All through the 1990s, self-esteem was the education buzzword. Everyone needed it; many demanded it for their children or pupils as a basic human right. But the excesses of those who promoted techniques for increasing students’ self-esteem provide a cautionary example of what can happen when teachers, counselors, and education theorists, armed with good intentions and specious social science (for one thing, no one agrees on what self-esteem is or how to measure it), turn classrooms into encounter groups.
It has never been shown that “high self-esteem” is a good trait for students to possess. Meanwhile, researchers have uncovered a worrisome correlation between inflated self-esteem and juvenile delinquency. As Brad Bushman, an Iowa State University psychologist, explains, “If kids develop unrealistic opinions of themselves and those views are rejected by others, the kids are potentially dangerous.”49
John Hewitt, a University of Massachusetts sociologist, has examined the morality of the self-esteem movement in a fine scholarly book called The Myth of Self-Esteem. Hewitt documents the exponential growth of self-esteem articles and programs from 1982 to 1996.50 He points to the ethical hazards of using the classroom for therapeutic purposes. In a typical classroom self-esteem exercise, students complete sentences beginning “I love myself because . . .” or “I feel bad about myself because . . .” Hewitt explains that children interpret these assignments as demands for self-revelation. They feel pressed to complete the sentences “correctly” in ways the teacher finds satisfactory. As Hewitt acutely observes, “Teachers . . . no doubt regard the exercises as being in the best interest of their students. . . . Yet from a more skeptical perspective these exercises are subtle instruments of social control. The child must be taught to like himself or herself. . . . The child must confess self-doubt or self-loathing, bringing into light the feelings that he or she might prefer to keep private”51 (emphasis in original).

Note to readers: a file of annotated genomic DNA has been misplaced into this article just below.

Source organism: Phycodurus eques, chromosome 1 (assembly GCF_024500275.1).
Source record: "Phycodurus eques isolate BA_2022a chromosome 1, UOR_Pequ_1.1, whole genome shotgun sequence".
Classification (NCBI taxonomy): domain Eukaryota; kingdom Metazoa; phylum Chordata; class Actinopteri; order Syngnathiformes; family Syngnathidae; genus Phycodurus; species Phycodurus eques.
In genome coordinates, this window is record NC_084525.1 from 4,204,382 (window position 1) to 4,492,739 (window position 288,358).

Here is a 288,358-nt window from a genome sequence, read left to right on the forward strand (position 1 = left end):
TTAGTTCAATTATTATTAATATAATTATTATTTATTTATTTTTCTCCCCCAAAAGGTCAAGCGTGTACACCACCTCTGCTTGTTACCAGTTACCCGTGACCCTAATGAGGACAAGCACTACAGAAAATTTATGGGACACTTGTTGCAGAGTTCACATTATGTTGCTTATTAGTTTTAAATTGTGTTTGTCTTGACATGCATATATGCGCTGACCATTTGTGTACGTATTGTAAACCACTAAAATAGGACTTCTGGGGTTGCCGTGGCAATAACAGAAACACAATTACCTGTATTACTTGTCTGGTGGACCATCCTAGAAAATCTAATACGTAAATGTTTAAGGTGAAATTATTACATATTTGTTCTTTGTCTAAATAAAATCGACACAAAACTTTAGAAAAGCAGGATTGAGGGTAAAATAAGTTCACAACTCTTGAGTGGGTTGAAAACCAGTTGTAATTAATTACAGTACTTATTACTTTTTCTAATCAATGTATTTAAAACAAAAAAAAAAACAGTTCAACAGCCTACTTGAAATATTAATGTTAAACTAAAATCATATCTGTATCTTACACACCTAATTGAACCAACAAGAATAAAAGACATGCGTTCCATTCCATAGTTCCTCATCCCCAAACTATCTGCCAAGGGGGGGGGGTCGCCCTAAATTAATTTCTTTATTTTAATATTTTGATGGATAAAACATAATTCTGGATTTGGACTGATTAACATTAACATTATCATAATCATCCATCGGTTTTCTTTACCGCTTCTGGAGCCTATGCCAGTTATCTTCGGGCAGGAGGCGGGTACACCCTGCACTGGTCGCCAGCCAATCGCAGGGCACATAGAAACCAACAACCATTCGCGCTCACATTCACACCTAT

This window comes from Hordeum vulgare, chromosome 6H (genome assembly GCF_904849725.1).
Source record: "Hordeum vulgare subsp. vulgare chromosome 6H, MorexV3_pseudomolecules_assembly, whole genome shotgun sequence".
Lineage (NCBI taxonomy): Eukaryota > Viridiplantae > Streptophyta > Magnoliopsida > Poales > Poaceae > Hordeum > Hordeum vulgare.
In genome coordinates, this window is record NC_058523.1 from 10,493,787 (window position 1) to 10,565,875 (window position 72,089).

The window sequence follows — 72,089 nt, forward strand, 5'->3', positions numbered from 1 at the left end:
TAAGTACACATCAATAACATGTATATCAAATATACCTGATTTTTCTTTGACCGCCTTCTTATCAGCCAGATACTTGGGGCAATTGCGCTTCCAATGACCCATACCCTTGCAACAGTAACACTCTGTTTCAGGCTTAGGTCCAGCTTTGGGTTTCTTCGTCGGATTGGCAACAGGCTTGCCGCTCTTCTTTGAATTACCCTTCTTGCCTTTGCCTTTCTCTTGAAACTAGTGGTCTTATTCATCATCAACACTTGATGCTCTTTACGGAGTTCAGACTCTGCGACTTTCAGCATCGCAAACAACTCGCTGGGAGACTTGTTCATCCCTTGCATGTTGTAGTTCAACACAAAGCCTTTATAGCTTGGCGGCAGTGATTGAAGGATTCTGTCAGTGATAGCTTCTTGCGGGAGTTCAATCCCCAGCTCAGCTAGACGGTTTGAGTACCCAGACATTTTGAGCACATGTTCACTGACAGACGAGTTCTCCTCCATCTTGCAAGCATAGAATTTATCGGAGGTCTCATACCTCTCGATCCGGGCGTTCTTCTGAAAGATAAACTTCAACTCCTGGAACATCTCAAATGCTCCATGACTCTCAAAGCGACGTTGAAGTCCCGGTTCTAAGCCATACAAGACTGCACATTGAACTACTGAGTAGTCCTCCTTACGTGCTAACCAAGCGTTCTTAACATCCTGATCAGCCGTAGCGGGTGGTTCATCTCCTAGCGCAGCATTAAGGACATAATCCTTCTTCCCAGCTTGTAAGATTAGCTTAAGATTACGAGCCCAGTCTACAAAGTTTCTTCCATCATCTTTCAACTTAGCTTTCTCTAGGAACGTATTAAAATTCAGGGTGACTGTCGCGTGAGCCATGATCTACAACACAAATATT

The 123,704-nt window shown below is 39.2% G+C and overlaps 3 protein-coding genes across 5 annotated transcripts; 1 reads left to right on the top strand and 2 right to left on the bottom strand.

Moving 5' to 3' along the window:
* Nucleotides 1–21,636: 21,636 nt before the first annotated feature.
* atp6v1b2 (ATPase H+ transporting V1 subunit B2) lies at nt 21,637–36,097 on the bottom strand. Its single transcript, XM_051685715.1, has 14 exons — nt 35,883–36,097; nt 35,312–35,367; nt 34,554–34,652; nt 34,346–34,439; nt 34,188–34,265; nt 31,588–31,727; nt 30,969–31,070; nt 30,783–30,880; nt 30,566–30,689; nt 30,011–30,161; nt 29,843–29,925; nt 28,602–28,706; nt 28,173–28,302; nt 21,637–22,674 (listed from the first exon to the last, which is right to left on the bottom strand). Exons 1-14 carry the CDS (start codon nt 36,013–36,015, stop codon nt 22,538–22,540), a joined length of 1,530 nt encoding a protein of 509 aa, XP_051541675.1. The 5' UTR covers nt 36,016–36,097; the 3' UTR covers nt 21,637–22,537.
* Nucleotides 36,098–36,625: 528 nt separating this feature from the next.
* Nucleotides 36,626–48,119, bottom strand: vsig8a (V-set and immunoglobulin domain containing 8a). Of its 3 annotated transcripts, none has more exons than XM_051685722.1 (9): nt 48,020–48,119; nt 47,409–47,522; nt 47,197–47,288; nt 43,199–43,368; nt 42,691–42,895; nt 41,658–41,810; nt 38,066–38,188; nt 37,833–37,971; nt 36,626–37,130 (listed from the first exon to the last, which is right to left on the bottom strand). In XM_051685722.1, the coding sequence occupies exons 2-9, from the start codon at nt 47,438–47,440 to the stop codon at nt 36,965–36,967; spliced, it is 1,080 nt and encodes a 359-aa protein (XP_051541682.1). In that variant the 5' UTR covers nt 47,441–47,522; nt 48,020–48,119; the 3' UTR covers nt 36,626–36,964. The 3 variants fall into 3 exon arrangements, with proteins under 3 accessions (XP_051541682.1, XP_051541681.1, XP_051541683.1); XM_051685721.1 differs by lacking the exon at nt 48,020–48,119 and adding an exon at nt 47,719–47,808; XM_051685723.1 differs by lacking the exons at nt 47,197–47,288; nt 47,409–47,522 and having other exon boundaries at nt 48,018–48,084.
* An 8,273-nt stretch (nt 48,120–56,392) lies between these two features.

Far from being harmless, these therapeutic practices are unacceptably prying. Surely school children have a right not to be subjected to the psychological manipulations of both self-esteem educators and the reformers intent on getting boys to disclose their emotions in the way girls often do.
Therapism versus Stoicism
The vast majority of American boys and girls are psychologically healthy. On the other hand, there is strong evidence that they are morally and academically undernourished. Every society confronts the difficult and complex task of civilizing its children, teaching them self-discipline and instilling in them a sense of right and wrong. The problem is old, and the workable solution is known—character education in a sound learning environment. The known, tested solution does not include therapeutic pedagogies.
Children need to be moral more than they need to be in touch with their feelings. They need to be well educated more than they need classroom self-esteem exercises and support groups. Nor are they improved by having their femininity or masculinity “reinvented.” Emotional fixes are not the answer. Genuine self-esteem comes with pride in achievement, which is the fruit of disciplined effort.
American boys do not need to be rescued. They are not pathological. They are not seething with repressed rage or imprisoned in “straitjackets of masculinity.” American girls are not suffering a crisis of confidence; nor are they being silenced by the culture. But when it comes to the genuine problems that do threaten our children’s prospects—their moral drift, their cognitive and scholastic deficits—the healers, social reformers, and confidence builders don’t have the answers. On the contrary, they stand in the way of genuine solutions.